It says something, I think, that the client of a guy who has gone to such lengths to expose the corrupt money running our world is going to Wikileaks.

American Democracy, Tunisia, and Wikileaks

Update: BBC and al-Jazeera report that Ben Ali has left the country and security forces have arrested family members at the airport.

The simultaneous (and related) unfolding of the uprising in Tunisia and the latest Wikileaks events reveals a great deal about our own country’s support for democracy.

If you aren’t already, I recommend you follow @abuaardvark (aka Mark Lynch) so long as this crisis in Tunisia lasts. Not only is Lynch following the up-to-the-minute events closely on Twitter–such as the news that dictator Zine el Abidine Ben Ali just sacked his government and will hold elections six months from now. But he also has chronicled the strange silence about this popular uprising in the US, particularly among the NeoCons who used democracy promotion as their excuse to launch an illegal war in Iraq.

Barely a month goes by without a Washington Post editorial bemoaning Egypt’s authoritarian retrenchment and criticizing the Obama administration’s alleged failure to promote Arab democracy. But now Tunisia has erupted as the story of the year for Arab reformers. The spiraling protests and the regime’s heavy-handed, but thus far ineffective, repression have captured the imagination of Arab publics, governments, and political analysts. Despite Tunis’s efforts to censor media coverage, images and video have made it out onto social media and up to Al Jazeera and other satellite TV. The “Tunisia scenario” is now the term of art for activist hopes and government fears of political instability and mass protests from Jordan to Egypt to the Gulf.


Perhaps they’ve had nothing to say simply because there has been little coverage of Tunisia in the Western media, and the United States has few interests or leverage in Tunis, making it a marginal issue for U.S. political debate. Tunisia is not generally on the front burner in American thinking about the Middle East. It’s far away from Israel, Iraq, and the Gulf, and plays little role in the headline strategic issues facing the U.S. in the region. Despite being one of the most repressive and authoritarian regimes in the region, Tunisia has generally been seen as a model of economic development and secularism. Its promotion of women’s rights and crushing of Islamist opposition has taken priority in the West over its near-complete censorship of the media and blanket domination of political society. Indeed, the United States has cared so little about Tunisia’s absolute rejection of democracy and world-class censorship that it chose it for the regional office of MEPI, the Bush administration’s signature democracy promotion initiative.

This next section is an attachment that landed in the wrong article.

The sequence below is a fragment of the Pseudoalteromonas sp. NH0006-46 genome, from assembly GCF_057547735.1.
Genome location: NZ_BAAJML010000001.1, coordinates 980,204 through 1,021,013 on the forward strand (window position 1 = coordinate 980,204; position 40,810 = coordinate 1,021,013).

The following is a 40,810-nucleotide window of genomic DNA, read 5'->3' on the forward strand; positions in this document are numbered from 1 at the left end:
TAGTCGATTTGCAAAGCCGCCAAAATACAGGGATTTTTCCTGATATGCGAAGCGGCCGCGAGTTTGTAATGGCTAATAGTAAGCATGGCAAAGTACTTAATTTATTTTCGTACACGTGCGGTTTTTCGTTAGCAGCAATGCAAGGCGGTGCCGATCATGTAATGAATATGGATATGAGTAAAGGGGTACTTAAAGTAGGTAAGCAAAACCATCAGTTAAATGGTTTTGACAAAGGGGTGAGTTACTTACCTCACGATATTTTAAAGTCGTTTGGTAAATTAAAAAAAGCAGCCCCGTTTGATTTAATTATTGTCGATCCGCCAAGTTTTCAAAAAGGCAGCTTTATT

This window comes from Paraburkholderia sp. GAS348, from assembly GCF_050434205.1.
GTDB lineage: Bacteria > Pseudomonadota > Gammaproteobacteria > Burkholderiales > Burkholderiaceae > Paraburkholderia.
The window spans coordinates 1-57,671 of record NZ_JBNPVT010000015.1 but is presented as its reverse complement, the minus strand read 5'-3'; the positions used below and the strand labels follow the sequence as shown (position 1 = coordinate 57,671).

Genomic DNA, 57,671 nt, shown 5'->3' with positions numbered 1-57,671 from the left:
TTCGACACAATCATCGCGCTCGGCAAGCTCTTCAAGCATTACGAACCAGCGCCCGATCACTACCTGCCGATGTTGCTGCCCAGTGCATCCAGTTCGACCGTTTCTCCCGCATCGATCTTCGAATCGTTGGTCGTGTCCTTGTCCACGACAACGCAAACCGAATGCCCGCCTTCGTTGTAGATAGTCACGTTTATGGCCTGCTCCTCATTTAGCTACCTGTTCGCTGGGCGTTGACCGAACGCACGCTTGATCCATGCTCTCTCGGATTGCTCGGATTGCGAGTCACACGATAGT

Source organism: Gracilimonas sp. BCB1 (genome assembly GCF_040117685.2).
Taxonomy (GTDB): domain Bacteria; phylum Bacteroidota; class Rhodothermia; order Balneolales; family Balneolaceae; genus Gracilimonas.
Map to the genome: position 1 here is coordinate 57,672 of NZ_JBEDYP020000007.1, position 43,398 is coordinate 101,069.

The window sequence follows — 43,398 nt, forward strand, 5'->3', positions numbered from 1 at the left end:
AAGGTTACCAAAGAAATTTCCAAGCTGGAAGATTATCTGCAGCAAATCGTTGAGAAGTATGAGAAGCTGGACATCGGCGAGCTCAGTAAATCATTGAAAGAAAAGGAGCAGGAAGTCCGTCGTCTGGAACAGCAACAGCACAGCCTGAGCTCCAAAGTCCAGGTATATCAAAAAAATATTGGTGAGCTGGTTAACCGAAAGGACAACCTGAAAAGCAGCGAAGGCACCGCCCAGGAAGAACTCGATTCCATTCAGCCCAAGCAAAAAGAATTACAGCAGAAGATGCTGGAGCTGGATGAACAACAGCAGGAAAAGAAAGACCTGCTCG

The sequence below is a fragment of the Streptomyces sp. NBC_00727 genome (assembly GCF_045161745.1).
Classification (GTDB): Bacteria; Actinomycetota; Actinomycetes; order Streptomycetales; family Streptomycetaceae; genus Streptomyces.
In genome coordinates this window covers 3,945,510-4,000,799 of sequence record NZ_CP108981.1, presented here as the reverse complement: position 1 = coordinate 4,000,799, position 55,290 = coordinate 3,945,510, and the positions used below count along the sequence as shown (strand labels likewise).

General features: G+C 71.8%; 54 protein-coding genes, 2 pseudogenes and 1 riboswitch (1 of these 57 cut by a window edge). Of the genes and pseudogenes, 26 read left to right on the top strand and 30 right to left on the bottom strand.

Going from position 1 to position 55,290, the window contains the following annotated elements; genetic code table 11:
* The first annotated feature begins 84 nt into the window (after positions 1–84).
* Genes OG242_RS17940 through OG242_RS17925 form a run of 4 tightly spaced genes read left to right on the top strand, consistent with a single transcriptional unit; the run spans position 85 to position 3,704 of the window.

This is understandable, but hardly satisfying. I can understand the hesitation of U.S. officials to take a strong position on the side of either the protesters or the regime at this point, given the strategic complexities and the implications of taking any rhetorical stance. To my ears, at least, the U.S. message has been muddled, with some officials seeming to take the side of the protesters and warning against too-harsh repression and others seeming to avoid taking a stance. For what it’s worth, I told a State Department official in a public forum yesterday that the absence of major U.S. interests in Tunisia and the real prospect of change there make it a good place for the Obama administration to take a principled stand in favor of public freedoms and against repression.

Click through for his update–a response to a WaPo column regarding such populist uprising as a threat.

With Lynch’s comments in mind, consider two different versions of the role of Wikileaks in this uprising.

Elizabeth Dickinson has a piece that–perhaps too strongly–calls Wikileaks “a trigger and a tool for political outcry” in Tunisia.

Tunisia’s government doesn’t exactly get a flattering portrayal in the leaked State Department cables. The country’s ruling family is described as “The Family” — a mafia-esque elite who have their hands in every cookie jar in the entire economy. “President Ben Ali is aging, his regime is sclerotic and there is no clear successor,” a June 2009 cable reads. And to this kleptocracy there is no recourse; one June 2008 cable claims: “persistent rumors of corruption, coupled with rising inflation and continued unemployment, have helped to fuel frustration with the GOT [government of Tunisia] and have contributed to recent protests in southwestern Tunisia. With those at the top believed to be the worst offenders, and likely to remain in power, there are no checks in the system.”